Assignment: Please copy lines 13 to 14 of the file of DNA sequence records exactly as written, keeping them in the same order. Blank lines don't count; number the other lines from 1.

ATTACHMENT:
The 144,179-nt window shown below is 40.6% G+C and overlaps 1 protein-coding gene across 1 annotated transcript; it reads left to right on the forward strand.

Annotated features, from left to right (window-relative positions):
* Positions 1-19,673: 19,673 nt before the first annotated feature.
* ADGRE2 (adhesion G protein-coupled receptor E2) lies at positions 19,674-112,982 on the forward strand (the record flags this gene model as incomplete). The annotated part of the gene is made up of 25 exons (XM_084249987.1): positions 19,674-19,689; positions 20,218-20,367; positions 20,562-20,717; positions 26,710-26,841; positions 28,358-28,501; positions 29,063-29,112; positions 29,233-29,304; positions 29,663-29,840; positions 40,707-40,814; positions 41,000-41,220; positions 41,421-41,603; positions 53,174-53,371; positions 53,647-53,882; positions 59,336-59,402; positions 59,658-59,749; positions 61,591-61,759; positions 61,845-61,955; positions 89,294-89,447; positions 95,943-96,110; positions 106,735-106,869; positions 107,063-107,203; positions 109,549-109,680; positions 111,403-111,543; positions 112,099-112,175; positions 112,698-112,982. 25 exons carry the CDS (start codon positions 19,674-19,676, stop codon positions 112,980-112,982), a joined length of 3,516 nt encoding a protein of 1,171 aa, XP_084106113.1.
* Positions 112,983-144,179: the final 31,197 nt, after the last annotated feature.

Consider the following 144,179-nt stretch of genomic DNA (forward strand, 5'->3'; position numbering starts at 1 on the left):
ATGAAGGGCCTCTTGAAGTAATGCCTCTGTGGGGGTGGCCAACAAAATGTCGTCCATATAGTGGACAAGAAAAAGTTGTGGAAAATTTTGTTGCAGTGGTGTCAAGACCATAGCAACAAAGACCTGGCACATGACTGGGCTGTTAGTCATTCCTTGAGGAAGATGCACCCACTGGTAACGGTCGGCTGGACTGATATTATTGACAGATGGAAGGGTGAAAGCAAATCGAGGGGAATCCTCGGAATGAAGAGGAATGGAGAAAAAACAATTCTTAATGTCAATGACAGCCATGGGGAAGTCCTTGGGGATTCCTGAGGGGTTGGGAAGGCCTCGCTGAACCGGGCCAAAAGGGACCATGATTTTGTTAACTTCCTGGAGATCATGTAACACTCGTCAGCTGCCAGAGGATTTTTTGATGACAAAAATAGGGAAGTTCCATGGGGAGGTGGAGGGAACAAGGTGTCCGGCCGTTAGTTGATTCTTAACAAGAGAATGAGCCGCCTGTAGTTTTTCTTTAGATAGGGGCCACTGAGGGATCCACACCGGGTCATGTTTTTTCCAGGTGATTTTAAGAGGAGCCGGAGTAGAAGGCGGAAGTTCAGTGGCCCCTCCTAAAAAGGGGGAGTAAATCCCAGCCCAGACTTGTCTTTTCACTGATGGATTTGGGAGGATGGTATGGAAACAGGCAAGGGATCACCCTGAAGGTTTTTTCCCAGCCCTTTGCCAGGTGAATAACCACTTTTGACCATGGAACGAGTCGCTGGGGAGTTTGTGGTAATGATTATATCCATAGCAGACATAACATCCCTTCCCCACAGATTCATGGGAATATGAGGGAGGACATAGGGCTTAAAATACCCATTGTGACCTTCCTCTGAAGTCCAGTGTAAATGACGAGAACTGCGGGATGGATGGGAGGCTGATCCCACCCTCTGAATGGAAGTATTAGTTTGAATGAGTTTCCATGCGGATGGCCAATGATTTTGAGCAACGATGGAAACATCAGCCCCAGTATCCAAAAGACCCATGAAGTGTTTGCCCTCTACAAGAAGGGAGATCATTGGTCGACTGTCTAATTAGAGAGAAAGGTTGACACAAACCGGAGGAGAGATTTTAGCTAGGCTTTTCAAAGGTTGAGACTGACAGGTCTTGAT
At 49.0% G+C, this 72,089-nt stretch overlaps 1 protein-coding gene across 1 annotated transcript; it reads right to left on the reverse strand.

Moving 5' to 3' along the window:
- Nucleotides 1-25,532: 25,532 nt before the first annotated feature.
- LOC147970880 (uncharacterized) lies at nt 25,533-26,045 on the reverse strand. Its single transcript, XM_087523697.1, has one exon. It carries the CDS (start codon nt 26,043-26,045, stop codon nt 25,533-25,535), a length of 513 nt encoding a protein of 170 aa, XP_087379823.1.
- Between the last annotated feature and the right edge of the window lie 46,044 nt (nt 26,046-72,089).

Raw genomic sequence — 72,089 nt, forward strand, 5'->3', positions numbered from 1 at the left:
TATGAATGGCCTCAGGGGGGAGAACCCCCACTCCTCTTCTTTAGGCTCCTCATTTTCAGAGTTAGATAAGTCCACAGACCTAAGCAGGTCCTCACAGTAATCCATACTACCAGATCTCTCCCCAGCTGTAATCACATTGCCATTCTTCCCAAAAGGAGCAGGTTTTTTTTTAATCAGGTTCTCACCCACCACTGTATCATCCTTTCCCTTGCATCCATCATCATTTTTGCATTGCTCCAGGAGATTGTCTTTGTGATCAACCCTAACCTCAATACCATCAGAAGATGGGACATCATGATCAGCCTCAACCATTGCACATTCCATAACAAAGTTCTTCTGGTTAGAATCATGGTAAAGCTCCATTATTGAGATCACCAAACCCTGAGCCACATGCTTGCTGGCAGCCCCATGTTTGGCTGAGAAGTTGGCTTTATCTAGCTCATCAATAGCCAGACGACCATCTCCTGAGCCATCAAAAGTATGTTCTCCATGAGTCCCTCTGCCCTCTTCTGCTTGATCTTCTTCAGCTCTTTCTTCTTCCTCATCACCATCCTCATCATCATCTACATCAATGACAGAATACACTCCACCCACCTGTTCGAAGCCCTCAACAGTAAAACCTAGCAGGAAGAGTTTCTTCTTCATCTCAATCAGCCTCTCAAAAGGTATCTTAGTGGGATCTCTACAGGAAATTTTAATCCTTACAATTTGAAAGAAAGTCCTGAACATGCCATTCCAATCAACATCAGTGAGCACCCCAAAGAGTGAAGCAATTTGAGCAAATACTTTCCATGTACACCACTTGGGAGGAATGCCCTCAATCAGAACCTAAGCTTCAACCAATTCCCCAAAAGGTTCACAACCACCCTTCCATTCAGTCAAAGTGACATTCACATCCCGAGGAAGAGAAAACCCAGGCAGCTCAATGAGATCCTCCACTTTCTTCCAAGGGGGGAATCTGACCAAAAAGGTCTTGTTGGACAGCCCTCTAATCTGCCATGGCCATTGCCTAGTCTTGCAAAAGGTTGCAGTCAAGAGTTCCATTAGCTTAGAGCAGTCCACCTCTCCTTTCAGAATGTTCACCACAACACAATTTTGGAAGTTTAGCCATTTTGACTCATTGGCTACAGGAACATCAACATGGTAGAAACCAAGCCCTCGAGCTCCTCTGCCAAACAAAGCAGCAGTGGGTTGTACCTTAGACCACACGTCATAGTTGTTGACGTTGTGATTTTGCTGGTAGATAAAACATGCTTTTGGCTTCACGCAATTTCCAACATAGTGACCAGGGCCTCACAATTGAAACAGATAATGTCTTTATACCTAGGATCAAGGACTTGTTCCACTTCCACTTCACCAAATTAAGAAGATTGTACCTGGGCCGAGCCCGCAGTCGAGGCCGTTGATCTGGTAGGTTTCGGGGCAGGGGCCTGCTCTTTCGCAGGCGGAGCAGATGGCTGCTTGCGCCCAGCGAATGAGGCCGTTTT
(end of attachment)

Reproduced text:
Raw genomic sequence — 72,089 nt, forward strand, 5'->3', positions numbered from 1 at the left:
TATGAATGGCCTCAGGGGGGAGAACCCCCACTCCTCTTCTTTAGGCTCCTCATTTTCAGAGTTAGATAAGTCCACAGACCTAAGCAGGTCCTCACAGTAATCCATACTACCAGATCTCTCCCCAGCTGTAATCACATTGCCATTCTTCCCAAAAGGAGCAGGTTTTTTTTTAATCAGGTTCTCACCCACCACTGTATCATCCTTTCCCTTGCATCCATCATCATTTTTGCATTGCTCCAGGAGATTGTCTTTGTGATCAACCCTAACCTCAATACCATCAGAAGATGGGACATCATGATCAGCCTCAACCATTGCACATTCCATAACAAAGTTCTTCTGGTTAGAATCATGGTAAAGCTCCATTATTGAGATCACCAAACCCTGAGCCACATGCTTGCTGGCAGCCCCATGTTTGGCTGAGAAGTTGGCTTTATCTAGCTCATCAATAGCCAGACGACCATCTCCTGAGCCATCAAAAGTATGTTCTCCATGAGTCCCTCTGCCCTCTTCTGCTTGATCTTCTTCAGCTCTTTCTTCTTCCTCATCACCATCCTCATCATCATCTACATCAATGACAGAATACACTCCACCCACCTGTTCGAAGCCCTCAACAGTAAAACCTAGCAGGAAGAGTTTCTTCTTCATCTCAATCAGCCTCTCAAAAGGTATCTTAGTGGGATCTCTACAGGAAATTTTAATCCTTACAATTTGAAAGAAAGTCCTGAACATGCCATTCCAATCAACATCAGTGAGCACCCCAAAGAGTGAAGCAATTTGAGCAAATACTTTCCATGTACACCACTTGGGAGGAATGCCCTCAATCAGAACCTAAGCTTCAACCAATTCCCCAAAAGGTTCACAACCACCCTTCCATTCAGTCAAAGTGACATTCACATCCCGAGGAAGAGAAAACCCAGGCAGCTCAATGAGATCCTCCACTTTCTTCCAAGGGGGGAATCTGACCAAAAAGGTCTTGTTGGACAGCCCTCTAATCTGCCATGGCCATTGCCTAGTCTTGCAAAAGGTTGCAGTCAAGAGTTCCATTAGCTTAGAGCAGTCCACCTCTCCTTTCAGAATGTTCACCACAACACAATTTTGGAAGTTTAGCCATTTTGACTCATTGGCTACAGGAACATCAACATGGTAGAAACCAAGCCCTCGAGCTCCTCTGCCAAACAAAGCAGCAGTGGGTTGTACCTTAGACCACACGTCATAGTTGTTGACGTTGTGATTTTGCTGGTAGATAAAACATGCTTTTGGCTTCACGCAATTTCCAACATAGTGACCAGGGCCTCACAATTGAAACAGATAATGTCTTTATACCTAGGATCAAGGACTTGTTCCACTTCCACTTCACCAAATTAAGAAGATTGTACCTGGGCCGAGCCCGCAGTCGAGGCCGTTGATCTGGTAGGTTTCGGGGCAGGGGCCTGCTCTTTCGCAGGCGGAGCAGATGGCTGCTTGCGCCCAGCGAATGAGGCCGTTTT